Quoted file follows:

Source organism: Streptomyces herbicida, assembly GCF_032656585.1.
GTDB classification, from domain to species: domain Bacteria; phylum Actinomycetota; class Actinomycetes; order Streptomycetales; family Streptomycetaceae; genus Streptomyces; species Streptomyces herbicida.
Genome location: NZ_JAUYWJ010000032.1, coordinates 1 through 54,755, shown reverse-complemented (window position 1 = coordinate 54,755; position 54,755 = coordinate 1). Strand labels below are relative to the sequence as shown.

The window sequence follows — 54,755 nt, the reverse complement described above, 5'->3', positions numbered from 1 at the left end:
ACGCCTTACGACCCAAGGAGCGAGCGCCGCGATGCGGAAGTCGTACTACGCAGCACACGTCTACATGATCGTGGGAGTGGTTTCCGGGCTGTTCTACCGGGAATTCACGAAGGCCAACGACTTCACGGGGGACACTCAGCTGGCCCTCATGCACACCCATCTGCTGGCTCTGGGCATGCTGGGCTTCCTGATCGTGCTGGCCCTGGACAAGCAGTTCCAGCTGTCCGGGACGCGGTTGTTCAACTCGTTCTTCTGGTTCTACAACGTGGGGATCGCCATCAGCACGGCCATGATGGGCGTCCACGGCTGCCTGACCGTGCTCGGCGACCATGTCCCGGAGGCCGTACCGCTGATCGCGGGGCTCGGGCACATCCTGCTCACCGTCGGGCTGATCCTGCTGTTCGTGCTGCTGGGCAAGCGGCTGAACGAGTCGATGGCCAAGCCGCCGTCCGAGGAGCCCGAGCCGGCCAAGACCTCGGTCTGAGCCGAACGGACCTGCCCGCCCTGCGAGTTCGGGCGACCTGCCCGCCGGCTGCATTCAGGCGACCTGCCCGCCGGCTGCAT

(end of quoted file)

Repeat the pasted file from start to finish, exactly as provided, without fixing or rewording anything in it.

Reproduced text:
Source organism: Streptomyces herbicida, assembly GCF_032656585.1.
GTDB classification, from domain to species: domain Bacteria; phylum Actinomycetota; class Actinomycetes; order Streptomycetales; family Streptomycetaceae; genus Streptomyces; species Streptomyces herbicida.
Genome location: NZ_JAUYWJ010000032.1, coordinates 1 through 54,755, shown reverse-complemented (window position 1 = coordinate 54,755; position 54,755 = coordinate 1). Strand labels below are relative to the sequence as shown.

The window sequence follows — 54,755 nt, the reverse complement described above, 5'->3', positions numbered from 1 at the left end:
ACGCCTTACGACCCAAGGAGCGAGCGCCGCGATGCGGAAGTCGTACTACGCAGCACACGTCTACATGATCGTGGGAGTGGTTTCCGGGCTGTTCTACCGGGAATTCACGAAGGCCAACGACTTCACGGGGGACACTCAGCTGGCCCTCATGCACACCCATCTGCTGGCTCTGGGCATGCTGGGCTTCCTGATCGTGCTGGCCCTGGACAAGCAGTTCCAGCTGTCCGGGACGCGGTTGTTCAACTCGTTCTTCTGGTTCTACAACGTGGGGATCGCCATCAGCACGGCCATGATGGGCGTCCACGGCTGCCTGACCGTGCTCGGCGACCATGTCCCGGAGGCCGTACCGCTGATCGCGGGGCTCGGGCACATCCTGCTCACCGTCGGGCTGATCCTGCTGTTCGTGCTGCTGGGCAAGCGGCTGAACGAGTCGATGGCCAAGCCGCCGTCCGAGGAGCCCGAGCCGGCCAAGACCTCGGTCTGAGCCGAACGGACCTGCCCGCCCTGCGAGTTCGGGCGACCTGCCCGCCGGCTGCATTCAGGCGACCTGCCCGCCGGCTGCAT